Relational authority is a leadership model that emphasizes authentic relationships. Over time, leaders can build a foundation of trust by listening, caring, and demonstrating integrity, transparency, and expertise.

Credentials, titles and professional experience are not enough to gain credibility with young people. Before letting someone speak into their lives, they need to believe that person cares for them, listens to them, and believes in them. To stem the tide of young people leaving the Church, you must find ways to invest in relationships.

Some of the respondents in our study described what relational authority looks like in their lives. André, 25, talked about the importance of his mentor being vulnerable.

There was a lot of genuine sharing with my mentor,” he said. “Naturally, I’m not a person to speak first, so when they were vulnerable with me, I felt safe to be vulnerable with them. Sharing hard situations, hard stories in their lives. That vulnerability created that space for me.”

Ophelia, 20, appreciated the regular conversations she had with a trusted older adult in her life.

“My check-ins with him every week to hear about his life and talk about philosophy or just the meaning of life and random ideas turned into a really cool friendship,” she said.

The significance of forming genuine friendships with people who care emerged as a common theme. Young people want to know you, not just the church you represent or the vision statement of your ministry.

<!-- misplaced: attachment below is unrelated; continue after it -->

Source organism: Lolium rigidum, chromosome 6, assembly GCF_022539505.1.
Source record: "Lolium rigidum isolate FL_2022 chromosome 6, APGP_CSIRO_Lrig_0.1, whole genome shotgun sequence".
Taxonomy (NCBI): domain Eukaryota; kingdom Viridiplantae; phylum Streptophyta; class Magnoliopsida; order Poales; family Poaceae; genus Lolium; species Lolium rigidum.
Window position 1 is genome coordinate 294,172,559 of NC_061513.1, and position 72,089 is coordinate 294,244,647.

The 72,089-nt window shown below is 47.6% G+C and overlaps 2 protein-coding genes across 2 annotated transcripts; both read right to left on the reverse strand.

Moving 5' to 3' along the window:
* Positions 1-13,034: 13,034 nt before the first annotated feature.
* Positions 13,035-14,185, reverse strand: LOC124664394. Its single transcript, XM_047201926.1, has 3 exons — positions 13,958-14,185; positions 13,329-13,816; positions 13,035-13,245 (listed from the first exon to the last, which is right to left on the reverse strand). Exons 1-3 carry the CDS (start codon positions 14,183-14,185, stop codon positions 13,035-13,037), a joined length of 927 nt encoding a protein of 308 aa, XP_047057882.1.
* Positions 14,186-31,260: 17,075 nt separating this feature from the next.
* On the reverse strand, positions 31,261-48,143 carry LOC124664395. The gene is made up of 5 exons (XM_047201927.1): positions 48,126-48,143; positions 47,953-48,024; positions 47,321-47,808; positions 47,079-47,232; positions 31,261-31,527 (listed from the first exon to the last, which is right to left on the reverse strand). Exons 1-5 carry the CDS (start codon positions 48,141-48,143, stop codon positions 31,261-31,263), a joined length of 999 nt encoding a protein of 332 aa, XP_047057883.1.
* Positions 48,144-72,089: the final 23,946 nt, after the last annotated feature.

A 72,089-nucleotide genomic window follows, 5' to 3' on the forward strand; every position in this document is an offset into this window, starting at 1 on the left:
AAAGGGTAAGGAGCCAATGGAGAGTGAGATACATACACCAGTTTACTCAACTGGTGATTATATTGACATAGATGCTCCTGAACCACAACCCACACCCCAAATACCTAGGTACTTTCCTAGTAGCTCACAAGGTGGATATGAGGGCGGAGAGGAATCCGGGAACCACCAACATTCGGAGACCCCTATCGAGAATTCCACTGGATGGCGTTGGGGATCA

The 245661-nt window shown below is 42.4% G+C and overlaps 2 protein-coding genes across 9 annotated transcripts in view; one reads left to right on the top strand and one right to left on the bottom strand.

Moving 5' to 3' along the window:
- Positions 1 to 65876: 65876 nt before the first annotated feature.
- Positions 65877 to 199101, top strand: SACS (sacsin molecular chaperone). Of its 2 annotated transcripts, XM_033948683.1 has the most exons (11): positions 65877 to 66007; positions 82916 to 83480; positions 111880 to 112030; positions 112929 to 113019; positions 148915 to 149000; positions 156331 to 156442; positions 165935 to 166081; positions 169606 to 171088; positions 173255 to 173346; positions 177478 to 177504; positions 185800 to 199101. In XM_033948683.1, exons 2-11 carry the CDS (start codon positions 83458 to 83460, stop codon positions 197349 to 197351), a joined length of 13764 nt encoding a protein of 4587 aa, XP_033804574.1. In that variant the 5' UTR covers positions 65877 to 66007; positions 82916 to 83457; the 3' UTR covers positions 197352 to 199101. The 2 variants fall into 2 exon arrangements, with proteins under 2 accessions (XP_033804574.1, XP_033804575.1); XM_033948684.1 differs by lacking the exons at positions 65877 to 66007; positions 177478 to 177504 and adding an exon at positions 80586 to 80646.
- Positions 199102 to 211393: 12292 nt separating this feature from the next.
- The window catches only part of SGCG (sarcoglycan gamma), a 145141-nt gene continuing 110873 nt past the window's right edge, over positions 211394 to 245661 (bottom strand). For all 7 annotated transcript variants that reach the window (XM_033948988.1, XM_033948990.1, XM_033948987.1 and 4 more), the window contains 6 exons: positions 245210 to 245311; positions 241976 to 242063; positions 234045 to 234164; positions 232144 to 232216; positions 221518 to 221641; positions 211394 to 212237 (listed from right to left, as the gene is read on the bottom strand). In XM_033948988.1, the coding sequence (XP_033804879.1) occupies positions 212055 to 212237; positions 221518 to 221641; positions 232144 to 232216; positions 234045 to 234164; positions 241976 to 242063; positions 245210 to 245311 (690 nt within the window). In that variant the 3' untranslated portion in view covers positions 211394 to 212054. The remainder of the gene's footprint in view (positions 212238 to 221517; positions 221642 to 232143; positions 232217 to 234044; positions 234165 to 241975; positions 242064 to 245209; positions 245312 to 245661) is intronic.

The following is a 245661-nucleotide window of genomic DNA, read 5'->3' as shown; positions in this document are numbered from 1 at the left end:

Sharing some details about yourself — a friendship that means a lot, the type of music you love, your favorite book, or a question you have been pondering — adds a relational element to any interaction and can lead to more meaningful conversations. Maintain appropriate and professional boundaries, of course, but do open up in ways that build trust. After all, trust is the foundation for receptivity to new ideas and perspectives.

Our research indicates that a lack of relationships is one reason many members of Generation Z have lost interest in church. Young people are indeed religious and spiritual, but many are staying away from services because they do not have trusted relationships with churchgoers or church leaders.

Leading With Love

Young people have not written off the faith entirely. Despite their mistrust of church, many identify not only as religious and spiritual, but also as Christian. This provides a glimmer of hope. They are still seeking answers to their questions. And in many cases, they are still open to the gospel.

Churches have an opportunity to help guide young people on their journey. But big programs and catchy sermon titles aren’t likely to impress them.

Young people want to know someone cares about them. Just 10% of respondents in our survey said a faith leader reached out them during the first year of the pandemic — a time when many teens and young adults were struggling with upheaval, anxiety and isolation.

There are young people in your church and community who are looking for a friend and mentor. Be that person. Welcome their curiosity and their questions. Listen respectfully to what they have to say. Show up for their ballgames, graduations, and weddings. Hear about their dreams and disappointments. Invest in their success. Comfort them, cheer them on, and let them know you care.

Eventually, young people may trust you enough to respond to the message you preach — and the one they see you living.

This article appears in the Winter 2022 edition of Influence magazine.